A deal between Israel and the hunger strikers was possible from Day One; however in the case of Khader Adnan, Hana Shalabi, Bilal Diab, Tha’ir Halahlah and Mahmoud Sarsak deals were only reached as those individuals neared death.

This list of individuals above is especially important considering one would assume that after Israel has negotiated with one hunger striker, the state would be more adept at negotiating with any following hunger strikers and as such it could be expected that deals would be made a lot quicker with each strike, rather than being delayed until many weeks have passed. This did not happen. It must also be noted that negotiation can always be initiated from Day One; however each side will often try and strengthen their position at the negotiation table. In this case, Israel, in an already formidably strong position, further strengthened this by putting the lives of Palestinians at dire risk by delaying talks for long periods of time, allowing individuals to starve to near death, before putting rather paltry deals on the table – which never questioned the continued use of administrative detention.

Therefore when a deal is available from the outset, why wait until the individual on hunger strike has gone through the pain and suffering of starvation? The answer stems back to control, the control of negotiations, of the individual and essentially another subset of the occupation.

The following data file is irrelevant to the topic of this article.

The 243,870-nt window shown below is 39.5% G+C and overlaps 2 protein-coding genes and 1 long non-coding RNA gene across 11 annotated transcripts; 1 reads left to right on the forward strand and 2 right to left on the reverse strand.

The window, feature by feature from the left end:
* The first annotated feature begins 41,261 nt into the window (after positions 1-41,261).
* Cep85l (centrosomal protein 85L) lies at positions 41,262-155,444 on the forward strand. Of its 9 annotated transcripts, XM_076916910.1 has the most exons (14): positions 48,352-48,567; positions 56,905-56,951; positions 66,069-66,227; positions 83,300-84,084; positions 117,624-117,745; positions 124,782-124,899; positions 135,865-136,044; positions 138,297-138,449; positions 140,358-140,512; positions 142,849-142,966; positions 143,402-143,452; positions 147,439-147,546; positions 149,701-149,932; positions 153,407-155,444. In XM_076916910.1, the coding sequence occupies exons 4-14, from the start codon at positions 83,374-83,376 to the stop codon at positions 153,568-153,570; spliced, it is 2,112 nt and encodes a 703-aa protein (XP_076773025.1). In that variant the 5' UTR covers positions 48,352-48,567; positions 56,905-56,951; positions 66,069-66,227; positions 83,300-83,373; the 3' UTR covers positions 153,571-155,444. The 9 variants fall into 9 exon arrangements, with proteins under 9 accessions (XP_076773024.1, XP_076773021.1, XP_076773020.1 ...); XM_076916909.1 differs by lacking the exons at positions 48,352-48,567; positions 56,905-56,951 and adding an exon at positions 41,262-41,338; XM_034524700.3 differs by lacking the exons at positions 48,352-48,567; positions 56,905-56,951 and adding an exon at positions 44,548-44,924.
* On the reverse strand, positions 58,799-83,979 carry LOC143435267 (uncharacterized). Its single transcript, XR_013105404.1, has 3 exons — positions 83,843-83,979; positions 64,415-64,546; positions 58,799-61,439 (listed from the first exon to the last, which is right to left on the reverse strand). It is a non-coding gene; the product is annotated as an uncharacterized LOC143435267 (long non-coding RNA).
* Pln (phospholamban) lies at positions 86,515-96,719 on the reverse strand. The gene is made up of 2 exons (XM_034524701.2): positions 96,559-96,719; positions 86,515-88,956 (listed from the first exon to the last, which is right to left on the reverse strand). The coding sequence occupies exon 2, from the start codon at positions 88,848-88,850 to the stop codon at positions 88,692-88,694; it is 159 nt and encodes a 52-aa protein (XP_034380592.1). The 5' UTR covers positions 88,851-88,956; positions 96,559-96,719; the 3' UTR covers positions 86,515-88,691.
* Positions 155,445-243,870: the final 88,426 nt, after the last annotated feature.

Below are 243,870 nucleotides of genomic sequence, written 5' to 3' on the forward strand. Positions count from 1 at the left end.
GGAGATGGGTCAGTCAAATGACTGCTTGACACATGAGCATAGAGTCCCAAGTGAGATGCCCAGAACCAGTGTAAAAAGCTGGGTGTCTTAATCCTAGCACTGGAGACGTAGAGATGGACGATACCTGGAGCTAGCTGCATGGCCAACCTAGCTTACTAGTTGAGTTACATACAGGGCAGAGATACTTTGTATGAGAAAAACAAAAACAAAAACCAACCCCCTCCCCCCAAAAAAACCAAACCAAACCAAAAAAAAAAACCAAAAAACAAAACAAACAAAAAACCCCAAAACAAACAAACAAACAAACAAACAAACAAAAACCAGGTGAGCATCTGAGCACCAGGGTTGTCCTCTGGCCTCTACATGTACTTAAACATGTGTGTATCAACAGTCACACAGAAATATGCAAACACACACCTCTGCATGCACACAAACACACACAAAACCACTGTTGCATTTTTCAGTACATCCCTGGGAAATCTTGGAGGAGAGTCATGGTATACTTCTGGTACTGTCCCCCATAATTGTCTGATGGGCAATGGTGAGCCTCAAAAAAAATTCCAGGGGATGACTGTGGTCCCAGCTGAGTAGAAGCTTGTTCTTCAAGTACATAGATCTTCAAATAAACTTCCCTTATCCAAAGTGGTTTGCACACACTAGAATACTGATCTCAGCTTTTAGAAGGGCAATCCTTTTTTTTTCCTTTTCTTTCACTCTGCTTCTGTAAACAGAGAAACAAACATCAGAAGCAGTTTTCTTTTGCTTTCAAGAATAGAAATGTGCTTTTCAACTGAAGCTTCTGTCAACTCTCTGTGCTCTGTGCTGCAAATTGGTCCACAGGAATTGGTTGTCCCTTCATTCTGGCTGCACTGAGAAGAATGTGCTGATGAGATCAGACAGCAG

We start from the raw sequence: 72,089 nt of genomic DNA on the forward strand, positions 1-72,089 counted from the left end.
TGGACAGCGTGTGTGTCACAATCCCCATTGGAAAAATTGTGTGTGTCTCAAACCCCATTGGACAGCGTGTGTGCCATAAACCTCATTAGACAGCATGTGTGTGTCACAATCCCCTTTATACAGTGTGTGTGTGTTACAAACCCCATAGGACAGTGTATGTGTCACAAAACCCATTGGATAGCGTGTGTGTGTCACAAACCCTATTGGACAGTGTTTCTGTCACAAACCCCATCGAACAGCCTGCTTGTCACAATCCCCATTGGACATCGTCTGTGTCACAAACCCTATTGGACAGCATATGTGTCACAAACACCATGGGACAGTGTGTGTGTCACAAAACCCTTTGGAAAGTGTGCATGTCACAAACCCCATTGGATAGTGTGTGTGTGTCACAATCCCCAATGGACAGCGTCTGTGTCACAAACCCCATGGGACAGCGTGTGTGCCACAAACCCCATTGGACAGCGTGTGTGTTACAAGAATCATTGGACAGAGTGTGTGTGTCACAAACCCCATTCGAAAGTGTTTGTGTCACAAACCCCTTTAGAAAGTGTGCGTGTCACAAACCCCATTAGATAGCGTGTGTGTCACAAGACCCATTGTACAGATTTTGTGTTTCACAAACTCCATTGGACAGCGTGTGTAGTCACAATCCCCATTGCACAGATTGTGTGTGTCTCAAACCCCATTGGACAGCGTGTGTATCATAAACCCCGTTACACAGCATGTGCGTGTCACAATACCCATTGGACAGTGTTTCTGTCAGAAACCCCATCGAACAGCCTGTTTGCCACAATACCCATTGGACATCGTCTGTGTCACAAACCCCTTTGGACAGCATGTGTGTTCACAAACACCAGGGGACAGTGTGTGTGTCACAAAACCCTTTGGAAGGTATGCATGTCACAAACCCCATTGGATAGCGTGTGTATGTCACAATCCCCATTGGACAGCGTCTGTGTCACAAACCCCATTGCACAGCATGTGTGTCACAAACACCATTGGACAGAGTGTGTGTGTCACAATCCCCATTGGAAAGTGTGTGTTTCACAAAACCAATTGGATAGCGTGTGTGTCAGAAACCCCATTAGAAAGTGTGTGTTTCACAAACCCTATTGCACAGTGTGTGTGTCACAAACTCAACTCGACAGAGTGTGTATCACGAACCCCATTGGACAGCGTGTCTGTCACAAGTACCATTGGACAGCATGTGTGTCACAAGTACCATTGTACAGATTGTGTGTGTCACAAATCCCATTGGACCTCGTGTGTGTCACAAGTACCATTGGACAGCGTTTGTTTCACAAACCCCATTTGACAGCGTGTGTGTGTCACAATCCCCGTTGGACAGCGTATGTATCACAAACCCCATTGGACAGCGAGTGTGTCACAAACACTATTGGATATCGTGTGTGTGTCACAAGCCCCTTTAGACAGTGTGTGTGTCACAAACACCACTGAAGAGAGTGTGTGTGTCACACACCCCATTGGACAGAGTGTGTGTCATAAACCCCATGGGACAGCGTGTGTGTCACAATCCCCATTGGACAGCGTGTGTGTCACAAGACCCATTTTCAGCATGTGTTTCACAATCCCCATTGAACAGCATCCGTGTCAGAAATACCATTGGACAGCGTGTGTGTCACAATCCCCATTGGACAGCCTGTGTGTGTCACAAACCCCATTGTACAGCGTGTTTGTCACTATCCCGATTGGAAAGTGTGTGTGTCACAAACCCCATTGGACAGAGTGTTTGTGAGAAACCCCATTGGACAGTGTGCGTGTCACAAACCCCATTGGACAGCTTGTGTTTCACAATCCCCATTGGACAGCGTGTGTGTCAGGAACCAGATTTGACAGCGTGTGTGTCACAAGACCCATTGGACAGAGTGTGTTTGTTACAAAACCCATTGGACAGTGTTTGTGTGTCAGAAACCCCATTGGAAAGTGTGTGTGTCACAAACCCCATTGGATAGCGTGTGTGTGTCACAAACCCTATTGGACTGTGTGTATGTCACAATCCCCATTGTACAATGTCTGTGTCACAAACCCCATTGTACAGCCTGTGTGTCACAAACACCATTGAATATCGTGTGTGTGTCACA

The act of hunger striking was turned into a form of torture, through the continuation of control; the control of the Palestinian hunger striker and their act.

This is where the internal battle on writing about the subject is so hard. I want to celebrate a victory, if only a small one, for the rights of the Palestinian people though the concessions made in the deal; but I cannot, as the only real victor is the State of Israel. The practice of administrative detention continues, and while a Palestinian may be released after hunger striking, this is only after that individual has gone through the process of starvation and near death. Israel has discovered a tactic that appears reasonable while avoiding the bad publicity that a hunger striker’s death may bring, while actually continuing the status quo of occupation and control. Of course the fact that deaths were avoided is important, but the manner in which this was done is inhumane and immoral. I would applaud it for the ingenuity of it, if it was not so sad to witness. The one positive is that if more prisoners go on hunger strike as has been discussed, more concessions will have to be made, even if the same tactic is used.

However a form of resistance that has been used throughout the world by those who have little has been tamed, and that is the unfortunate truth of the Palestinian hunger strikes.

Matthew Vickery is a freelance writer who has also worked previously for the Palestine News Network in the West Bank. He is currently studying an MRes Middle East Studies at Exeter University and is a commissioning editor for e-International Relations and media liaison for RSG. He can be reached at: Read other articles by Matthew.